“Artists who are shaping materials are deeply rooted in our time,” says Ateliers d’Art de France, the organizer of the Biennial Révélations dedicated to fine crafts. And it was at the Grand Palais that the message was proclaimed loud and clear for six days with an expanded exhibition, welcoming more than 400 creators. The edition of the Biennale Révélations 2017 has been strengthened and established as the international meeting place for fine crafts, attracting 40,268 visitors. And the commercial success was there. More than ever, fine crafts express a new modernity and relevance in the landscape of contemporary creation, outdating the image of the craftspeople frozen in the past.
The intense program delighted all art lovers: the materials exulted, exalted themselves in the expert hands of the creators. Explorations and diversions of materials, such as those of Victoria Tanto, shown below in the photo, with her lunar landscape made of cotton and velvet yarns, invited our eyes to celebrate the art of detail, to rejoice at looking at the young guard of craftspeople as well as in the already well known factories. The more than 600 workshop applications received by the organizer testify to the enthusiasm for this unique event where the watchword of the scenography was: the same visibility for each exhibitor, because: “there is no hierarchy in the crafts,” underline the organizers.
The selection of fine crafts pieces is increasingly developing relationships with the design and art worlds with an Artistic Orientation Committee concerned with strengthening an ever more rigorous and international selection, chaired by Serge Nicole. Among its members are personalities from the arts and crafts, galleries, architecture and publishing. Among them, Julien Lombrail, co-founder of the Carpenters Workshop Gallery which manufactures its design works in-house in its workshops in Roissy, the architect Odile Decq and Antoine de Galbert, the founder of the Maison Rouge…
For the first time, the biennial was part of the D’days festival by hosting its Design and Métiers d’Arts program with the Péri’fabrique project. The idea: showing experimentation through the creation of unique pieces by an artisan and a designer. A little crunchy detail: it is no longer the designer who chooses the craftsman, but the other way around. This is enough to shake up the usual hierarchies within the sectors.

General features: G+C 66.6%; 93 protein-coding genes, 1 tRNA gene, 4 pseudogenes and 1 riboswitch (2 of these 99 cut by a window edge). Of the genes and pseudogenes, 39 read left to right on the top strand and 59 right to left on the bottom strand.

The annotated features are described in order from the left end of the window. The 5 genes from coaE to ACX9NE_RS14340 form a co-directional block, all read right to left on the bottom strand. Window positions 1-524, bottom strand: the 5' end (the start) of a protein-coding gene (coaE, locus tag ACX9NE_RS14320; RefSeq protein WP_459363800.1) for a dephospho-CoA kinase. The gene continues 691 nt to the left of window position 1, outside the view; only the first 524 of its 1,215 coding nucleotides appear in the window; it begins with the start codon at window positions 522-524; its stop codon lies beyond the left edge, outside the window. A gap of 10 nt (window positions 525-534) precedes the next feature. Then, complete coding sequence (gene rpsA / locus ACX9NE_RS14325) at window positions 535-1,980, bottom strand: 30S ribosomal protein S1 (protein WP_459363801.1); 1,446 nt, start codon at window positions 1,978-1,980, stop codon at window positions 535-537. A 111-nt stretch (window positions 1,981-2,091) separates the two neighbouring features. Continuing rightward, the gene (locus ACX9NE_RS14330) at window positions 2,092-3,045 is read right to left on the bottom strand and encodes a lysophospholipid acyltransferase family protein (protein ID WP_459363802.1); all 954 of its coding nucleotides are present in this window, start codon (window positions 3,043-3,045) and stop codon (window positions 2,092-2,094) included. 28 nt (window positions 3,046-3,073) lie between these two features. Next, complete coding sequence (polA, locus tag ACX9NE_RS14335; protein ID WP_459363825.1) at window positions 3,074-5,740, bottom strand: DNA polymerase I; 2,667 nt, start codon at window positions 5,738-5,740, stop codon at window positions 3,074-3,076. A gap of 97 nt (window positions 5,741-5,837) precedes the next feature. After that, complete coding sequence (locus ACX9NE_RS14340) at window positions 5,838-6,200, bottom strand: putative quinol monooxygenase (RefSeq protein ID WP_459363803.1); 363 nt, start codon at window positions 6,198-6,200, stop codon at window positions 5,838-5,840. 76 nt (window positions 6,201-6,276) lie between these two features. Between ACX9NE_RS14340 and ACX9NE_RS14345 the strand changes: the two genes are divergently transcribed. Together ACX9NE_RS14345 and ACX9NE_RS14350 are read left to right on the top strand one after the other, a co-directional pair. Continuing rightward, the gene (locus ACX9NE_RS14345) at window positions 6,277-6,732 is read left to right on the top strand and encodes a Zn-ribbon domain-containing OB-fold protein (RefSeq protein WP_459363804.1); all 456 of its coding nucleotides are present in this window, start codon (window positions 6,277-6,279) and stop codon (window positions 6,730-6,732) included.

Below, Over the top, the piece signed by Atelier Bettenfeld-Rosenblum, gilder giver and designer Christian Ghion.
Also cosmopolitan, the biennial highlighted an international exhibition, “Le Banquet”, presenting some 100 pieces from all over the world, in the centre of the Nave of the Grand Palais. As uneven as they were incomparable, the fine crafts pieces had the merit of offering an instructive insight into the eclecticism of the appropriation of craft techniques and possible reinventions. It featured pieces by visual artists, designers and craftspeople that foreshadowed the bright future of fine crafts renewed by creators from all walks of life.
In the spotlight this year: Chile illuminated the biennial with its fifty or so fine crafts and its proactive public policy of promoting them as one of the major assets of the country’s public policies. The ancestral techniques are revisited by jewelers, textile designers, engravers and sculptors; all of them inviting us travel. Flowers made in horsehair by Eliana Carter Tapia took us into the hills at the foot of the Andes, more precisely in the Chilean village of Rari, world-renowned for its mastery of animal fibre know-how, perpetuated by a community of craftswomen. It is also in this village that a art residence was created in 2016 by the Chilean designer Mauricio Clavero Kozlowski, who is also the creative director of the Odiot house, showcasing at Révélations.
Wherever the craftsperson is, whatever his/her expertise and approach to creation, the craftsperson reveals, through his/her piece worked to the extreme, the delicacy of the hands that work in the workshops. And the challenge he has met with shaping the materials, because you can’t cheat with the materials. This authenticity of the beautiful work could only delight the visitors of Revelations.
And finally, to add my joy to having my film awarded the 2016 Heritage Prize, at the International Film Festival on Crafts (FIFMA) selected by the biennial, as part of the many activities offered to visitors: conferences, films, workshops, children’s workshops and guided tours.
The Biennial Révélations ici.